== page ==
Brazilian electrical equipment supplier and automation solutions provider WEG Group has set a strategic plan in motion to achieve a yearly turnover of $10-billion by increasing its sales by at least 17% year-on-year until 2020, WEG Group South Africa-based subsidiary Zest WEG Group sales and marketing director Gary Daines tells Engineering News.
“To assist our parent company in achieving this target, Zest WEG is realigning its executive team to establish the skills and focus needed to accelerate the growth of the group’s activities in other African markets,” he explains.
Daines stresses that these initiatives will not, in any way, compromise the service and support currently enjoyed by the company’s local customer base, as “Zest WEG is only adjusting its business operations to enhance the skills of existing personnel, bring additional people on board, and to align Zest WEG’s structures with that of WEG Group”.
From an engineering and manufacturing perspective, the company is aligning its latest acquisition, mini substations and unit substations and distribution transformer manufacturer Hawker Siddeley’s operation with WEG Group structures.
He notes that the company acquired Hawker Siddeley, which was rebranded WEG Transformers Africa, as an international technology partner.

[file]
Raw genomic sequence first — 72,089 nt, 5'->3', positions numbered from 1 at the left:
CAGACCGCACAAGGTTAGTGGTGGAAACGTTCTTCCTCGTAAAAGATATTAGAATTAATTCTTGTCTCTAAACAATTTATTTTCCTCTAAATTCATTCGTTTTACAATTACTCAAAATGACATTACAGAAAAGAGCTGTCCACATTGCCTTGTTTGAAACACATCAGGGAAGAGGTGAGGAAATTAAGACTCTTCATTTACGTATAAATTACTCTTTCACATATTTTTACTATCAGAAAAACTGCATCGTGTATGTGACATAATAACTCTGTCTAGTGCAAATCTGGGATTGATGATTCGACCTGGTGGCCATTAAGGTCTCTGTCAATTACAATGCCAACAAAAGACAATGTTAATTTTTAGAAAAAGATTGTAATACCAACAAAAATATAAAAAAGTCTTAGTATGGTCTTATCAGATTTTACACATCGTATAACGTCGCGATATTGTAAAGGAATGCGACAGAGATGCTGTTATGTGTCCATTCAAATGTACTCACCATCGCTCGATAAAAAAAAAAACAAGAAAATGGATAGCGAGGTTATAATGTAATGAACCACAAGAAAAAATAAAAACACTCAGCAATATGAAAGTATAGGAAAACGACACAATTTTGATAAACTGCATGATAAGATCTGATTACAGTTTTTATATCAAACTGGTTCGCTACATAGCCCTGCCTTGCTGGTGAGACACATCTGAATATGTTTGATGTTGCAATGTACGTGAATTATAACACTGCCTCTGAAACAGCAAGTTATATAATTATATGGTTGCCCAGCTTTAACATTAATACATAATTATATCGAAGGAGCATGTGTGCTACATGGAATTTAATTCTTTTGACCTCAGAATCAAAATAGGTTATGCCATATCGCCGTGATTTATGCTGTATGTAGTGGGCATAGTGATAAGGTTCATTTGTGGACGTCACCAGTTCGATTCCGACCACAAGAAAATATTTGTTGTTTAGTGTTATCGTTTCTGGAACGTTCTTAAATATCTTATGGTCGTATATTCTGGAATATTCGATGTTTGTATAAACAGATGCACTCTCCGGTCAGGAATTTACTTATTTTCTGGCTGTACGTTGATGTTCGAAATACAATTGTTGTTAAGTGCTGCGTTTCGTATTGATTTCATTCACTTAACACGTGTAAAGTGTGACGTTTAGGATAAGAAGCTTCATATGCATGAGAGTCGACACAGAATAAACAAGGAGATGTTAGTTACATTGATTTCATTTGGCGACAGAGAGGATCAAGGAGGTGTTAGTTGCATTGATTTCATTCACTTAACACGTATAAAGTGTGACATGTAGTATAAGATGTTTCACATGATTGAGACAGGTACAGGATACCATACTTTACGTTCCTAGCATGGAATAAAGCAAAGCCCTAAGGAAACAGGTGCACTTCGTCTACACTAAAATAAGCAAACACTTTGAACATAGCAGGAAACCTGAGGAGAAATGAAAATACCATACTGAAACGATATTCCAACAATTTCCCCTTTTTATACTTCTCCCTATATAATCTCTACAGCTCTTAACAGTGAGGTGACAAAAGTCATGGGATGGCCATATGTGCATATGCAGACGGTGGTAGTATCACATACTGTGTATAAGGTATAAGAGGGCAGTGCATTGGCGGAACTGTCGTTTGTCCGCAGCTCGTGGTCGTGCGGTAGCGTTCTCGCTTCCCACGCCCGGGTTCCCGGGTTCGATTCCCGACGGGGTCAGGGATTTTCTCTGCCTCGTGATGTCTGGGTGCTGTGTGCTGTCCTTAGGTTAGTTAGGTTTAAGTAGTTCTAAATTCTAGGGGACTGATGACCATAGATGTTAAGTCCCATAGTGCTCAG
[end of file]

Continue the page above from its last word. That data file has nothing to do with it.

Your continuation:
Daines explains that the acquisition not only forms part of Zest WEG’s aim of strengthening its local manufacturing operations but also enables the company to produce smaller transformers and substations ranging from between 50 kVa to 10 MVA.
WEG Transformers Africa’s transformers are primarily used to supply electricity to consumers, with rectifier transformers used for industrial, steelworks and traction applications. The company’s furnace transformers are also used in the mining industry.
WEG Transformers Africa mini substations and unit substations range from 100 kVA to 2 000 kVA, in voltages of up to 22 kV. The company’s standard distribution, power and special-application transformers range from 50 kVA to 10 000 kVA in voltages of up to 66 kV, with offload tap-switch or on-load tap changers.
“We are investing a significant number of resources to enable the company to start producing larger transformers in the future.
“We currently have three manufacturing facilities in Johannesburg, which clearly indicates that, while Zest WEG was regarded solely as a product importer, this is no longer the case,” Daines emphasises.
He points out that as of March, Zest WEG’s local staff complement comprised 720 people.
Training and Skills Development
Daines says providing training and skills development is a core focus of Zest WEG and he notes that the company has a fully equipped training facility at its headquarters in Linbro Business Park, Johannesburg, which has been operating since 2004.
The company has also established fully equipped training facilities at its company offices in Rustenburg, in the North West, Middelburg, in Mpumalanga, Durban, in KwaZulu-Natal and Cape Town, in the Western Cape in the last seven years.
Moreover, Daines notes that Zest WEG also runs training on an ad hoc basis for its customers that are not located near training facilities – either at a rented venue or on site.